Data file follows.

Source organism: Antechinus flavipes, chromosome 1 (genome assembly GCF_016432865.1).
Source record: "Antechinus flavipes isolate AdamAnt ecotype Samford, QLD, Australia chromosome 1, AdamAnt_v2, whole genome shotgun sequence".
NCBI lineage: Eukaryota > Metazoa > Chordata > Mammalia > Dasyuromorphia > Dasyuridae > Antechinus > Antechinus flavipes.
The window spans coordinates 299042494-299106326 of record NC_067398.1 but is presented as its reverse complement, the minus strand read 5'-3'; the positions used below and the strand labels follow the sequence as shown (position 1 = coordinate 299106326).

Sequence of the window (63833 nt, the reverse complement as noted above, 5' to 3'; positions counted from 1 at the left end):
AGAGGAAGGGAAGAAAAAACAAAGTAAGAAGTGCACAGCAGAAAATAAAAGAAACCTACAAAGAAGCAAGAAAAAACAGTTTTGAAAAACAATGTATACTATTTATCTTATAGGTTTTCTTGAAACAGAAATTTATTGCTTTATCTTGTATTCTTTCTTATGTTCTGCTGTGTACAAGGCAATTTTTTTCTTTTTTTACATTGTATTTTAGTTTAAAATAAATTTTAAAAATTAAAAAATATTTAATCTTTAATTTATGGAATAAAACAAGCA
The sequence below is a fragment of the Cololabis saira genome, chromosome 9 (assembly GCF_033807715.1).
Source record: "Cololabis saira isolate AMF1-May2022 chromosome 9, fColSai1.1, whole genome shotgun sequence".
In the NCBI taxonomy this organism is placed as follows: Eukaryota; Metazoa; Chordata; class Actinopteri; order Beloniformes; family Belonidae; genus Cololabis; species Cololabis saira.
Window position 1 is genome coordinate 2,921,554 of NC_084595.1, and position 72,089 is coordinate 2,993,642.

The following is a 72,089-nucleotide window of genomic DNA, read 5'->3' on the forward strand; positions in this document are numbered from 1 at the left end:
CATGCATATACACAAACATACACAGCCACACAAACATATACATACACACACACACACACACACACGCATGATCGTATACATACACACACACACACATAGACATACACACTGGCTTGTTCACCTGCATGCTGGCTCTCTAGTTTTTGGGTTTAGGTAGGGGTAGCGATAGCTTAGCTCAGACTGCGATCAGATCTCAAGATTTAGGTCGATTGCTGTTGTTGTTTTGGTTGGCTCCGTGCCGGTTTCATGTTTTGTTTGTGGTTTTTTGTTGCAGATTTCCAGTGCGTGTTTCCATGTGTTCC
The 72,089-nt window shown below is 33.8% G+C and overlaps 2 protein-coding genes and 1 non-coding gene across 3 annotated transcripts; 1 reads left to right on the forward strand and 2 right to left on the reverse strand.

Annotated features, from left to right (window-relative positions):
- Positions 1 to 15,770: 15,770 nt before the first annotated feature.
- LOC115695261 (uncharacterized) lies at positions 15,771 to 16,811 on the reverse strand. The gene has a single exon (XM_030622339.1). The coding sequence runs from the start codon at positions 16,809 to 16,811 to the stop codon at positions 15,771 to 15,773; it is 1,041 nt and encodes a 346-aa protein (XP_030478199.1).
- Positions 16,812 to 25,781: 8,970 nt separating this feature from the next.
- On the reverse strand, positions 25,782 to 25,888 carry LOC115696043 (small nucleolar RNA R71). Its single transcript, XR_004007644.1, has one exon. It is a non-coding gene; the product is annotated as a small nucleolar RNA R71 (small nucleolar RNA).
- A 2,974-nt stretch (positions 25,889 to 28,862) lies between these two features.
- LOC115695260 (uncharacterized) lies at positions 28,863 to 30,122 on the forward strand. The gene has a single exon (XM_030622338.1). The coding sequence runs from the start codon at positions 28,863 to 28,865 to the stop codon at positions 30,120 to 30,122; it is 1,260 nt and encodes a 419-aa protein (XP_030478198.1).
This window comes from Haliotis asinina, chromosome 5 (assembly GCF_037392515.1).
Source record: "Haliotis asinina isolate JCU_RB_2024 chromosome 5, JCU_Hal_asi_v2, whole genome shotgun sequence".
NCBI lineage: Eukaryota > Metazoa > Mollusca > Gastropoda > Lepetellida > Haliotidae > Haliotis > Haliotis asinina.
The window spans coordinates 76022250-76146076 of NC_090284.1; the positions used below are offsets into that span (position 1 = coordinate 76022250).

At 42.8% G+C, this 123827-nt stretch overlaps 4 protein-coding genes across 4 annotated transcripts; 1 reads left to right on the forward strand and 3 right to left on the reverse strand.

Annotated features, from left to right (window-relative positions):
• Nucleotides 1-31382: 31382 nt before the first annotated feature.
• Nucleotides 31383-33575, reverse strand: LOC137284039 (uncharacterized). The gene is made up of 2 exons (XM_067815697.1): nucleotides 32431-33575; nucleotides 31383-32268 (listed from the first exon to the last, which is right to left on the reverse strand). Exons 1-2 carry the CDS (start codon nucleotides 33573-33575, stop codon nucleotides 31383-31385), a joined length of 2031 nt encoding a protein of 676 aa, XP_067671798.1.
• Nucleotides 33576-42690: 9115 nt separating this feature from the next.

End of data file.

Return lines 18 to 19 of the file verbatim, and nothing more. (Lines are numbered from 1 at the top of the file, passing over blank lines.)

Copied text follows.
- On the reverse strand, positions 25,782 to 25,888 carry LOC115696043 (small nucleolar RNA R71). Its single transcript, XR_004007644.1, has one exon. It is a non-coding gene; the product is annotated as a small nucleolar RNA R71 (small nucleolar RNA).
- A 2,974-nt stretch (positions 25,889 to 28,862) lies between these two features.